Eminent Chinese of the Ch'ing Period/Ch'ên Shih-kuan
CH'ÊN Shih-kuan 陳世倌 ( 秉之, 蓮宇) Nov. 15, 1680-1758, May 21, official, was a native of Hai-ning, Chekiang. He received his chin-shih degree in 1703 and became a compiler in the Hanlin Academy (1706). Thereafter, until 1722, he filled various posts in the Hanlin Academy, serving concurrently as provincial examiner in Kwangtung (1714) and as commissioner of education of Shun-t'ien (1720–22). In 1724 he was appointed sub-chancellor of the Grand Secretariat, and later in the same year, governor of Shantung. In 1727 he was placed in charge of conservancy work in Kiangnan. Accused of dilatoriness in the performance of his duties, he was dismissed (1729) and was ordered to supervise the reparation of the Temple of Confucius at Ch'ü-fu, Shantung. In 1732 he returned to his native place, Hai-ning, and devoted himself to study. When he resumed official life he was made senior vice-president of the Censorate (1736–37, 1739–40), superintendent of government Granaries (1737–38), senior vice-president of the Board of Revenue (1738–39), and president of the Board of Works (1740–41). In 1741 he was promoted to be Grand Secretary. Early in 1749 he was once more dismissed for an error he is alleged to have made in an official communication, but was pardoned, and in 1751 was reinstated in his post as Grand Secretary. In the following years he served twice as director-general of the metropolitan military examination (1752, 1754). In 1757 he was permitted to retire and was honored with the title of Grand Tutor of the Heir Apparent. He died in the capital and was canonized as Wên-ch'in 文勤. He was known as a man of great industry and discretion, and is said to have been frugal and abstemious in his diet. His collected works are said to have the title 嘉惠堂集 Chia-hui t'ang chi.
Ch'ên Shih-kuan came from the famous Ch'ên family of Hai-ning—a family that produced, from the sixteenth to the nineteenth centuries inclusive, thirty-one chin-shih, one hundred and three chü-jên, seventy-four senior licentiates, and about one thousand hsiu-ts'ai and students of the Imperial Academy. Three became Grand Secretaries, thirteen were officials above the third rank, more than three hundred stood below the third rank, and thirteen were given a place in the national biographical records. The ancestor of this illustrious family was Kao Liang 高諒 (produced most of the noted officials. Ch'ên Yü-hsiang's grandson, Ch'ên Chih-lin 陳之遴 ( 彥升, 素庵, 1605–1666), was a chin-shih of 1637 and the first one of the family to surrender to the Ch'ing dynasty. He rose to be a Grand Secretary (1652–53, 1655–56), and his wife, Hsü Ts'an 徐燦 ( 明霞, 湘蘋, 紫䇾) was a poetess. A great-grandson of Ch'ên Yü-hsiang, Ch'ên Yüan-lung 陳元龍 ( 廣陵, 乾齋, posthumous name 文簡, 1652–1736), was a chin-shih of 1685 and was the second member of the family to become a Grand Secretary (1729–33). Ch'ên Yüan-lung was also a calligrapher and a poet. His collection of poems, entitled 愛日堂詩集 Ai-jih t'ang shih-chi, 27 chüan, was printed in 1736. He was the compiler of a classified encyclopedia, 格致鏡原 Ko-chih ching-yüan, 100 chüan, printed from 1717 to 1735, which covers a wide range of subjects in the arts and sciences.東園) who in the early Ming period married a daughter of the Ch'ên family and later adopted his wife's family name. One of his descendants, Ch'ên Yu-hsiang 陳與相 ( 卜野, 虛舟, 1545–1628), became a chin-shih in 1577, and this branch of the family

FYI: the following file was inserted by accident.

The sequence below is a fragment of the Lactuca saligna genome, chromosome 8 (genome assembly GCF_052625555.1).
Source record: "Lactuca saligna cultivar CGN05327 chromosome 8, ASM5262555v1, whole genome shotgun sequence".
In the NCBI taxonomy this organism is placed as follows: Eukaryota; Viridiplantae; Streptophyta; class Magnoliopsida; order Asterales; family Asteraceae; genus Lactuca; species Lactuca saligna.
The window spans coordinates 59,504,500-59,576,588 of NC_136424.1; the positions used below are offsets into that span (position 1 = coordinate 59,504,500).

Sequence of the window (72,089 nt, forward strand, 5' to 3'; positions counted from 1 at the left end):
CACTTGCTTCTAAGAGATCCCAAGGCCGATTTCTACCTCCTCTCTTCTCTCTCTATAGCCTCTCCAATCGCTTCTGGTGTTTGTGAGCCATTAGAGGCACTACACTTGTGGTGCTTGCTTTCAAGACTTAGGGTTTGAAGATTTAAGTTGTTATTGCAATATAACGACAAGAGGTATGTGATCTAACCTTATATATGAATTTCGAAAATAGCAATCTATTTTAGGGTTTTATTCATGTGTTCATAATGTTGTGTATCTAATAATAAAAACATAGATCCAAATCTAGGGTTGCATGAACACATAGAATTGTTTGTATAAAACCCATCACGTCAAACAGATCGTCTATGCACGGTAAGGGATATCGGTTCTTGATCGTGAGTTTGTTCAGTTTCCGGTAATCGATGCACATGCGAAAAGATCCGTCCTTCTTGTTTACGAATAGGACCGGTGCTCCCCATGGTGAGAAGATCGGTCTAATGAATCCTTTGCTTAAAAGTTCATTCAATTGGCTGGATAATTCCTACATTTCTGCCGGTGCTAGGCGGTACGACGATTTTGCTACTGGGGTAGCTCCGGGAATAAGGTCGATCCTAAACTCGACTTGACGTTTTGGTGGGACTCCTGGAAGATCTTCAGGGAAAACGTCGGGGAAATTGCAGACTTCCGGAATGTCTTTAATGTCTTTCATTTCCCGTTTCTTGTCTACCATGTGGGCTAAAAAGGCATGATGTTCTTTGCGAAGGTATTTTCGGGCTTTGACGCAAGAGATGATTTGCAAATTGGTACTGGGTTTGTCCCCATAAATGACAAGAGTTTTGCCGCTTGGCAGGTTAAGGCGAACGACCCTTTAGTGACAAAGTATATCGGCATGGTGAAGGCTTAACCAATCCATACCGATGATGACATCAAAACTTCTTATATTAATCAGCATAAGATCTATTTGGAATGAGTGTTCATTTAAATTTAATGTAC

Ch'ên Shih-kuan's father, Ch'ên Hsien 陳詵 (Chi Yün) Library. He is credited with another work on mathematics, 方程申論 Fang-ch'êng shên-lun, 6 chüan. Ch'ên Shih-jên's wife, Yang Shou-hsien 楊守閑 ( 禮持), was a poetess, and his grandson, Ch'ên Yung-fu 陳用敷 ( 正誼, 錫民, d. 1800), chin-shih of 1760, served as governor of Kweichow (1785, 1795), of Anhwei (1787–90, 1794, 1799), of Kwangsi (1790–94), and of Hupeh (1794–95). In 1789 Ch'ên Yung-fu was deprived of his rank (remaining, however, as governor of Anhwei on probation) for failure to report a book that was regarded as seditious.叔大, 實齋, posthumous name 清恪, 1642-1722), was a chü-jên of 1672 who served as president of the Board of Ceremonies (1713-19). The third son of Ch'ên Hsien, Ch'ên Shih-jên 陳世仁 ( 元之, 換吾, 1676–1722), a chin-shih of 1715 and a corrector in the Hanlin Academy, was a mathematician whose work 少廣補遺 Shao-kuang pu-i, 1 chüan, was copied into the Ssŭ-k'u (see under
There is a legend to the effect that Emperor Kao-tsung was born into the Ch'ên family—that he was, in fact, a son of Ch'ên Hsien. This son is alleged to have been secretly adopted as an infant into the imperial family in exchange for a daughter of the imperial household. Those who defend this legend so account for the many members of the Ch'ên family who were granted imperial recognition. They assert, too, that Emperor Kao-tsung was himself aware of his ancestry, and that the visits he paid to the garden of the Ch'ên family, An-lan yüan 安瀾園, in Hai-ning, were for the purpose of paying respects to his ancestors.
[1/309/2a, 280/6a, 295/12b; 3/16/1a; 62/6a, 12/37a; 4/26/1a, 20/30a; 26/1/35b; Hai-ning chou-chih (1776); Hai-ning chou-chih kao (1921); Hai-ning hsien-chih (1765); Ch'ien T'ai-chi [q. v.], Hai-ch'ang pei-chih (1846); 硃批諭旨 Chu-p'i yü-chih, for memorials of Ch'ên Shih-kuan; Ch'ên Ch'i-yüan 陳其元, 庸閒齋筆記 Yung-hsien chai pi-chi, chüan 1; 海寧渤海陳氏宗譜 Hai-ning Po-hai Ch'ên-shih tsung-p'u (1882).]